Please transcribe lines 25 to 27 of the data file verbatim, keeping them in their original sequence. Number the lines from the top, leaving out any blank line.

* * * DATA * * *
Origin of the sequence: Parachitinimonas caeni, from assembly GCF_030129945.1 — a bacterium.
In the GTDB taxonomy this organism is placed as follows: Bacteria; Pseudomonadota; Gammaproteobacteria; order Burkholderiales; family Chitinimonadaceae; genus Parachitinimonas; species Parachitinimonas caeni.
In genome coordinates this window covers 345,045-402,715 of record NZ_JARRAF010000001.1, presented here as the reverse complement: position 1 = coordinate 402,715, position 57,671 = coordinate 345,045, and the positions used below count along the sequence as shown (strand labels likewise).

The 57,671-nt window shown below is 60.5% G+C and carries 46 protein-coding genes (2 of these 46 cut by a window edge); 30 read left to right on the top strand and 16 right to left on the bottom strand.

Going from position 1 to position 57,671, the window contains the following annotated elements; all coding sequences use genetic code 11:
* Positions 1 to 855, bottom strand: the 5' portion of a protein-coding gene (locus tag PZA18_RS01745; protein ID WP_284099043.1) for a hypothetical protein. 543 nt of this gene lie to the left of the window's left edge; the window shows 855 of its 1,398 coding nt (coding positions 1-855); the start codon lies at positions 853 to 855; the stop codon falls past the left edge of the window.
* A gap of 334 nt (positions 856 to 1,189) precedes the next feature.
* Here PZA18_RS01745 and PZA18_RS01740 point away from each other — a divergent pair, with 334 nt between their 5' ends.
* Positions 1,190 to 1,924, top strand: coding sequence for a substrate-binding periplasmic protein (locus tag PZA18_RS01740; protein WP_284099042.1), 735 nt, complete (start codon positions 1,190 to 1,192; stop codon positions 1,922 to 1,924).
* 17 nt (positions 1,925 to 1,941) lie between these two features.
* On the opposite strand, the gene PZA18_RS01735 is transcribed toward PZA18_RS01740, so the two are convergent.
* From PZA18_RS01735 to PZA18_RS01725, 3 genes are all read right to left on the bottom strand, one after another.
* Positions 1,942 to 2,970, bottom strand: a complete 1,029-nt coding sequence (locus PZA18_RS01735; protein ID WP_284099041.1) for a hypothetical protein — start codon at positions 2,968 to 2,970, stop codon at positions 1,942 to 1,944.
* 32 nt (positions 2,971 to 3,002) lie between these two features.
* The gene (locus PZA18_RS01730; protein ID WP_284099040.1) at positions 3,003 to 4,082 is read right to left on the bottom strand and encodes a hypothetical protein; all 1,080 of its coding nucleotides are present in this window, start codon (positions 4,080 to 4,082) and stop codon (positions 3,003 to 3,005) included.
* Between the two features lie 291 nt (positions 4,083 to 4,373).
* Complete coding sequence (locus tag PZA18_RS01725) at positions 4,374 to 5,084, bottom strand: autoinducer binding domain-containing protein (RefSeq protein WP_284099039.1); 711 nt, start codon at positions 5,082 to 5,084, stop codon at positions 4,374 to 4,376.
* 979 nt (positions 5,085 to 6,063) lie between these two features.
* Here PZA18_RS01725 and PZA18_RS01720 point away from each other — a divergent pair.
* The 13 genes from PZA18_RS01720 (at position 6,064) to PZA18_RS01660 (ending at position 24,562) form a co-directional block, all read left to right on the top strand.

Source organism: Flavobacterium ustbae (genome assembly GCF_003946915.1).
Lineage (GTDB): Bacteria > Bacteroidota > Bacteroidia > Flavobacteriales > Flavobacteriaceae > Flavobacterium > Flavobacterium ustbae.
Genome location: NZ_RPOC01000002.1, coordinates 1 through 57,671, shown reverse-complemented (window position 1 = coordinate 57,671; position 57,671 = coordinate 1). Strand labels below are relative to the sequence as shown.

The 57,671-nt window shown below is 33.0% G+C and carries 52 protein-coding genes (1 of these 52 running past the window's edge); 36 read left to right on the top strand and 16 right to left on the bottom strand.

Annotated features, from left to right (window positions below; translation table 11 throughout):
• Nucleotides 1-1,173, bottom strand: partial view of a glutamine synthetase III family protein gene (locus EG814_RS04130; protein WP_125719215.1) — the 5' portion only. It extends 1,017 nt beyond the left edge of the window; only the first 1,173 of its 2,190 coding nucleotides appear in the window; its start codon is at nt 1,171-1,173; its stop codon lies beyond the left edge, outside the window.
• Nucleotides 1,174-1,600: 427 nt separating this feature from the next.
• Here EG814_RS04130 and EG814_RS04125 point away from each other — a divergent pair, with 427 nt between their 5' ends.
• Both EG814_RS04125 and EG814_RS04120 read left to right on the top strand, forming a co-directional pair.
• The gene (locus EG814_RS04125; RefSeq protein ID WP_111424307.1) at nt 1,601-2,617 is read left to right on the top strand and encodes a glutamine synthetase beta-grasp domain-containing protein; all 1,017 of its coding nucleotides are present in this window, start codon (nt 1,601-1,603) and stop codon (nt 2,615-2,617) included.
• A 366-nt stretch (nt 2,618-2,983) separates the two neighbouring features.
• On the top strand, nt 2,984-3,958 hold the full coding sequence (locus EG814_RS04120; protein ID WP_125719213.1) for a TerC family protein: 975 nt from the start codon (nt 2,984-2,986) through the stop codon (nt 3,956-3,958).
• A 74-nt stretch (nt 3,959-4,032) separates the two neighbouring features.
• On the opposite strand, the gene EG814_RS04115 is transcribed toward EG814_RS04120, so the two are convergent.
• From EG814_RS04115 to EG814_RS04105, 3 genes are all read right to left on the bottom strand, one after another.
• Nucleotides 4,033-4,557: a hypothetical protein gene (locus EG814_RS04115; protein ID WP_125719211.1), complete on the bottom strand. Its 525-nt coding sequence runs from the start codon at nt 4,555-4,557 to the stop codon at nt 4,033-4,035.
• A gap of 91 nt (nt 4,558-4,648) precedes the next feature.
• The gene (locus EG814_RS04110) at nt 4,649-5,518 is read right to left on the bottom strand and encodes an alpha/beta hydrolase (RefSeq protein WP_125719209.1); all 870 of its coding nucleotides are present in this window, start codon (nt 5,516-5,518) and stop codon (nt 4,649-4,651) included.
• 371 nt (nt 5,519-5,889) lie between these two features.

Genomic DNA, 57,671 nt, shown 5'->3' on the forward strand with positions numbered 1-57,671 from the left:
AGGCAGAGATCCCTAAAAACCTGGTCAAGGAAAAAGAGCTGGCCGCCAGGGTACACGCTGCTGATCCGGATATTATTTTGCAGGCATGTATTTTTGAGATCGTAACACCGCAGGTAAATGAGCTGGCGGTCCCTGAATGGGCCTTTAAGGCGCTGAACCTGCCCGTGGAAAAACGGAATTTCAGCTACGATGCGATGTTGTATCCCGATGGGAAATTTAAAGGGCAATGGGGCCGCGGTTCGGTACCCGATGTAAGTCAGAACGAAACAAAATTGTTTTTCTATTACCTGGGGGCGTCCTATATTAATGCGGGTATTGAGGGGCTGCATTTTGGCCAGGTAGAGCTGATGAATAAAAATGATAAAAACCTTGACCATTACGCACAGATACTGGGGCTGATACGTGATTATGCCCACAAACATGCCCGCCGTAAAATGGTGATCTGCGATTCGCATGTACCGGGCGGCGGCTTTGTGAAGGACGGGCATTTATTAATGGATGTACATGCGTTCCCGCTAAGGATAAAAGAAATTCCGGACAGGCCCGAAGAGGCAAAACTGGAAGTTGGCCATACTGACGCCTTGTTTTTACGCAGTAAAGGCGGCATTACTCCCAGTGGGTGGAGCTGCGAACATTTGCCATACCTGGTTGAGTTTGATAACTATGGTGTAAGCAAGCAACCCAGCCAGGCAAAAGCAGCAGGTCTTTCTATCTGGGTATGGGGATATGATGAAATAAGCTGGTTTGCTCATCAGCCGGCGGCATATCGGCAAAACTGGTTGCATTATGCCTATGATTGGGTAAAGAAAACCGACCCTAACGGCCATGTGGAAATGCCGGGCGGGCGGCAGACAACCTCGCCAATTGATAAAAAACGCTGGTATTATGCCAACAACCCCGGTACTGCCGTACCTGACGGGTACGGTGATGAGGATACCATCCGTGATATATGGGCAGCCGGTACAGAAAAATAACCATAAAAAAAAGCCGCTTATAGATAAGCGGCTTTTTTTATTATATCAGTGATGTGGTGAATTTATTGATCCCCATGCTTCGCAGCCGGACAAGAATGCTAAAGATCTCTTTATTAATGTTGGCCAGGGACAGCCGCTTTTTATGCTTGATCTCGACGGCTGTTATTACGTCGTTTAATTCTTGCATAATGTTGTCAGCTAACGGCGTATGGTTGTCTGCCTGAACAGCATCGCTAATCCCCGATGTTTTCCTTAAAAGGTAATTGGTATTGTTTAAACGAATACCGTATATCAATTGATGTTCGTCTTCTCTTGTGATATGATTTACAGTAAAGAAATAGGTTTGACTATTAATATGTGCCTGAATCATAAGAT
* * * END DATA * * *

Annotated features, from left to right (window positions below; translation table 11 throughout):
• Nucleotides 1-1,173, bottom strand: partial view of a glutamine synthetase III family protein gene (locus EG814_RS04130; protein WP_125719215.1) — the 5' portion only. It extends 1,017 nt beyond the left edge of the window; only the first 1,173 of its 2,190 coding nucleotides appear in the window; its start codon is at nt 1,171-1,173; its stop codon lies beyond the left edge, outside the window.
• Nucleotides 1,174-1,600: 427 nt separating this feature from the next.